How Does Latest Terror 'Chatter' Play Into Debate on U.S. Surveillance?
GWEN IFILL: To assess the threat and the to assess the threat and the reaction to it, we turn to Brian Jenkins, a security consultant at the RAND Corporation, and New York Times intelligence reporter Mark Mazzetti, who is covering the story.
And, Mark, you reported today about these intercepted communications. What do we know about them besides what I just reported?
MARK MAZZETTI, The New York Times: Not a whole lot.
We're learning about some communications that Zawahri, the head of al-Qaida who took over after bin Laden, had with Wuhayshi, who is the head of Al-Qaida in the Arabian Peninsula. There was some sort of direct or implicit order to carry out an attack as early as yesterday, Sunday.
And that's about the extent of what we know of these communications. It is very interesting, I think, that Zawahri has this continued ongoing relationship with Wuhayshi, especially because Zawahri has been sort of portrayed recently as this out-of-touch person deep in hiding who can't really handle a global terrorist organization. It does at least appear that he does have some degree of influence over al-Qaida in the Arabian Peninsula, which has been described as the most powerful and deadly affiliate that al-Qaida has.
GWEN IFILL: They made a big -- I want to ask -- stay with you for a moment, Mark, because they made a big decision to close all of these embassies and consulates and put out this travel alert.
And yet when your organization and others got wind of this, the White House or the government tried to warn you against reporting it. You did for a moment and then you didn't. Why not? Why did you in the end?
MARK MAZZETTI: As reported in our story today that there was -- the story got out in other places. The actual specifics of the communications got out. And we went ahead and reported it.
I think there was a feeling -- I wasn't involved in these discussions last week, but I think there was a concern about revealing the fact that these specific intercepts had happened. And so that was the government's case to withhold those details.
As you said, the closures have been incredibly broad. And I think they indicate that while that there may be some specific information about maybe the timing of the attack, it is very imprecise about where. And that's why they're really closing embassies and consulates all over the place.
GWEN IFILL: So, Brian Jenkins, precisely because of that kind of imprecision, how unusual is it to make such a blanket closure, a blanket alert as we saw here?
BRIAN JENKINS, RAND Corporation: Well, it is difficult to think of a precedent for a closure of diplomatic facilities on this scale. There have been some previous closures.
Obviously, there was one in 2003 that involved our facilities in Saudi Arabia after a number of terrorist attacks had occurs. And we were expecting a continuing campaign. In 2002, diplomatic facilities were closed in several Southeast Asian countries as a consequence of terror threats. But this is the broadest-scale closure that I can remember in response to terrorism.
GWEN IFILL: This chatter that Mark Mazzetti and others are reporting, how significant and how familiar does that sound to you as the reason for these kinds of closures and how significant is it that Ayman al-Zawahri might be involved in it?
BRIAN JENKINS: Well, with regard to -- it is imprecise. And that forces you -- if there were really precise information on this, they would be able to thwart the threat or they would be able to limit the scope of the disruptive effect that closures like these have.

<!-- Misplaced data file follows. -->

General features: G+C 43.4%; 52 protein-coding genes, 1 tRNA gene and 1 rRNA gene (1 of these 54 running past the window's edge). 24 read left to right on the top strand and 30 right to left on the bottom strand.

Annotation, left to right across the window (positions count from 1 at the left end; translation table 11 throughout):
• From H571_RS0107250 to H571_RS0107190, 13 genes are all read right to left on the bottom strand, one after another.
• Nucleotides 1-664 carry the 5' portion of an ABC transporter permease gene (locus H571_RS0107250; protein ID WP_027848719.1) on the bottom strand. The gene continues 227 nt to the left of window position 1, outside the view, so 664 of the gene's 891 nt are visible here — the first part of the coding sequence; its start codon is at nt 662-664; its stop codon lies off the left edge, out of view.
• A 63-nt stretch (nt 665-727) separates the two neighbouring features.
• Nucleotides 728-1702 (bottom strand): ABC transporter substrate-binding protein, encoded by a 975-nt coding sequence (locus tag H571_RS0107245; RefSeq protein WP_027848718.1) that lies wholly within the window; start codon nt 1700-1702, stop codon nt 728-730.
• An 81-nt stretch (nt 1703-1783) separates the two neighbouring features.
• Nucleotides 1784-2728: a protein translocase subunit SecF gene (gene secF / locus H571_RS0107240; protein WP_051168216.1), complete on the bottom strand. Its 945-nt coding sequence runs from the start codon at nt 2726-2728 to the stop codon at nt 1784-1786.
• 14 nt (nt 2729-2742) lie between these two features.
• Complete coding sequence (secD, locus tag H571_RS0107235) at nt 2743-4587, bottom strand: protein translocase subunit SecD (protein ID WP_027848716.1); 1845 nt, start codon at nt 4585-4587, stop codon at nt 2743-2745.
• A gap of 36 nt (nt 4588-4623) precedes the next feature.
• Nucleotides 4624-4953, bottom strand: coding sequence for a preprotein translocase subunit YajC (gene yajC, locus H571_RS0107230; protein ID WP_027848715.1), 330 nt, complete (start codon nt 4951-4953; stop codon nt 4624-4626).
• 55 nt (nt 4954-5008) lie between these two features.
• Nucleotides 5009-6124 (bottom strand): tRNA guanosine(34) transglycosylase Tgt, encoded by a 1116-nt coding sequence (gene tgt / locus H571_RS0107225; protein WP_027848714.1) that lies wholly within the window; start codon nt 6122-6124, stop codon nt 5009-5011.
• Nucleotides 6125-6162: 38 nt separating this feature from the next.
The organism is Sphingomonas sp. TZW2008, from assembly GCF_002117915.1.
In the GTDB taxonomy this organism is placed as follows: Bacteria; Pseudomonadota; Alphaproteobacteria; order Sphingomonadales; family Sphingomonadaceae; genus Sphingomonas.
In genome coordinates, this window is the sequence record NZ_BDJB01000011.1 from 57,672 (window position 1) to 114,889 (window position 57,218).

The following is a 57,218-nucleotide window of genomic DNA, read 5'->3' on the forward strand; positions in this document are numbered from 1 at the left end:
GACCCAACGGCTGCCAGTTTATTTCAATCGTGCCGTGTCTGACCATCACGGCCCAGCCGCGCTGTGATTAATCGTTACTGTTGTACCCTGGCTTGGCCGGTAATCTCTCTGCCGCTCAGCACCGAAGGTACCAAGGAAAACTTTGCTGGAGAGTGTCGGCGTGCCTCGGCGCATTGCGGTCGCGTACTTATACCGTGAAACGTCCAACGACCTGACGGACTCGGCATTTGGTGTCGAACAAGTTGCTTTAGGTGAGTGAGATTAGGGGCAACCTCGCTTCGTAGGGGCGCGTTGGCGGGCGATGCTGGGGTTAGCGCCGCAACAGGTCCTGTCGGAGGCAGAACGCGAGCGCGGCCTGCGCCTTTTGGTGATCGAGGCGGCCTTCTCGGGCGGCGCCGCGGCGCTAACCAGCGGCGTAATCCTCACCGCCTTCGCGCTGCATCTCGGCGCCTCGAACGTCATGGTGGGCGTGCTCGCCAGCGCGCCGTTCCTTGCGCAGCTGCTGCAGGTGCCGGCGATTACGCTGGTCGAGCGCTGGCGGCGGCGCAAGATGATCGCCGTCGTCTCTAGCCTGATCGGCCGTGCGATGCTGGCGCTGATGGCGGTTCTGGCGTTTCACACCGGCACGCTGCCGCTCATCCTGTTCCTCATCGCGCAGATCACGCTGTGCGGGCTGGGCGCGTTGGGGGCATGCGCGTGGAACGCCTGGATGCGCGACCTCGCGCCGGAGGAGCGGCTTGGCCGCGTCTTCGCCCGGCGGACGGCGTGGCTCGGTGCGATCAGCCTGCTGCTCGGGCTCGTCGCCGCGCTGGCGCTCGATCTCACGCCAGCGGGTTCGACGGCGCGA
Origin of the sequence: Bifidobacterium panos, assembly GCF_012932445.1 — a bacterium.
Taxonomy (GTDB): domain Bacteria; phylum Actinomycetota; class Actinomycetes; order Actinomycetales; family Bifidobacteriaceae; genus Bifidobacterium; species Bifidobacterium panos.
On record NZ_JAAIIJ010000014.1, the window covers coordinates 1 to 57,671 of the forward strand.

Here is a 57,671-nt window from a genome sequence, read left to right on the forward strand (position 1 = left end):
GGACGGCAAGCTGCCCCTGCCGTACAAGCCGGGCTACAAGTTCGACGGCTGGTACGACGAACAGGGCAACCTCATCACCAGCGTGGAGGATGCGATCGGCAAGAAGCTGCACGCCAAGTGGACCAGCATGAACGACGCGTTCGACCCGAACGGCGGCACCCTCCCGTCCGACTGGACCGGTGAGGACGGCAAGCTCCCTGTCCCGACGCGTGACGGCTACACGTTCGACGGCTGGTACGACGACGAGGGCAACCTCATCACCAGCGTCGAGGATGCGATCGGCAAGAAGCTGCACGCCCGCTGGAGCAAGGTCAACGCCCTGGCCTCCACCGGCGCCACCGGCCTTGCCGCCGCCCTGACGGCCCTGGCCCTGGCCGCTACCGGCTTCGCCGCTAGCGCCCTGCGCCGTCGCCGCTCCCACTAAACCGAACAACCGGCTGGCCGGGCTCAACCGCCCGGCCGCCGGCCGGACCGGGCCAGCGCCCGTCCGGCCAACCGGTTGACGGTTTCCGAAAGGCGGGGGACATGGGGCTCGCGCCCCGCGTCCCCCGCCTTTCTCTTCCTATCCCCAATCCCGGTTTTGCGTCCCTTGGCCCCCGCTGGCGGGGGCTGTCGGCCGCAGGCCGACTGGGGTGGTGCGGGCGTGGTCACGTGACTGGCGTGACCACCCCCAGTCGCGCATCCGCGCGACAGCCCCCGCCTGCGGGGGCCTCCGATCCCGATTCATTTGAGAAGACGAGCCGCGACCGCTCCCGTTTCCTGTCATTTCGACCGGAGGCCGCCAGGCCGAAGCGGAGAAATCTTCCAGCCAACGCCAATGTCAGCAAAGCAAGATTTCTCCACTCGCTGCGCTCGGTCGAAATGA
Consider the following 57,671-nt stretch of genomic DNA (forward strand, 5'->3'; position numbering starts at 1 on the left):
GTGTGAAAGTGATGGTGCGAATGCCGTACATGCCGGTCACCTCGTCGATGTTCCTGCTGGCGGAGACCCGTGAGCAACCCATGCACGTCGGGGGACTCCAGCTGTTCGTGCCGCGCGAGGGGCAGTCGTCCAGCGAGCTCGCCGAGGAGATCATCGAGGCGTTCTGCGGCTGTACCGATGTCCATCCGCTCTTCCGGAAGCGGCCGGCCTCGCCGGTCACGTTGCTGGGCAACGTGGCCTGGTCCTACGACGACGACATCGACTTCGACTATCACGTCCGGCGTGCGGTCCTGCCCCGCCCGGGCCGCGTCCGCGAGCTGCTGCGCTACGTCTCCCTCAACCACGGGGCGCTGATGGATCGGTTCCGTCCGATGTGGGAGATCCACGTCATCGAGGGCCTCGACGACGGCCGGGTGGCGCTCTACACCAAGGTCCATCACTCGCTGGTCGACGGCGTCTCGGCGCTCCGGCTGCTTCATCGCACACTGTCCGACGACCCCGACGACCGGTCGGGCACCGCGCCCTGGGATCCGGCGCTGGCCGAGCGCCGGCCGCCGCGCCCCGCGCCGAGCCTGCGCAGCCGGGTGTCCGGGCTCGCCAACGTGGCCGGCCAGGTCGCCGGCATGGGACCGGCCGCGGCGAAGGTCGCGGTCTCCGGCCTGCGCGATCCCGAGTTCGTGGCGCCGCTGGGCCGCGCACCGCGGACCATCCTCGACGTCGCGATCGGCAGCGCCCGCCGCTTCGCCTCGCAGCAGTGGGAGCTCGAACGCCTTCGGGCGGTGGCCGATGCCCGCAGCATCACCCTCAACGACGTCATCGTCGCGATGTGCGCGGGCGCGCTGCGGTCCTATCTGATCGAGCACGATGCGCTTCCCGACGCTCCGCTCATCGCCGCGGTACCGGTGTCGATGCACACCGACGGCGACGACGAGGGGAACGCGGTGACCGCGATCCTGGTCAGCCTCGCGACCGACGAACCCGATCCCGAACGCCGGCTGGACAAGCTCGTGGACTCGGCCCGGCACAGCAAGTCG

With regard to Zawahri's position or the broader situation of al-Qaida as a whole, I mean, recently, as recently as two years ago, U.S. officials were saying that we were within reach of strategically defeating al-Qaida, that we had pounded the operational capabilities of al-Qaida central, that is, the core command led by Zawahri, so thoroughly that they were incapable of carrying out large-scale strategic operations, although al-Qaida in a Arabian Peninsula, the group believed to be responsible for this threat, still represented a serious problem.
This suggests that al-Qaida, far from being on the ropes, represents a -- still a continuing, very serious threat. And there's no question that al-Qaida is benefiting from the continuing turmoil across North Africa and the Middle East.
GWEN IFILL: Mark Mazzetti, one of the things we have been paying a lot of attention to lately is the surveillance notion, that we are keeping an eye not only on domestic recordings, domestic communications, but also especially internationally. Is this an example of payoff, payout or that kind of -- that PRISM program, those kinds of international networks we have been mounting?
MARK MAZZETTI: Well, defenders of the program certainly are pointing that out. And you heard a lot of members of Congress on Sunday talk shows yesterday citing this as an example of the necessity of this surveillance, although it should be pointed out a couple things, first of all, that some critics were saying that the most controversial aspect of the surveillance, which is the bulk collection of American cell phone -- phone records, wasn't the reason why this chatter may have been intercepted.
And, secondly, I think it should be pointed out that, you know, after all of these Edward Snowden leaks, you heard some officials talking about how the leaks would do irreparable harm to the NSA's ability to collect information, that terrorists were changing their communication patterns.
Well, maybe this information in the last few days indicates that they maybe haven't changed so much and maybe the NSA isn't as damaged or harmed as some may have led on.
GWEN IFILL: Sounds like a story that is just beginning to unfold.
Mark Mazzetti of The New York Times, Brian Jenkins of the RAND Corporation, thank you so much.
MARK MAZZETTI: Thank you.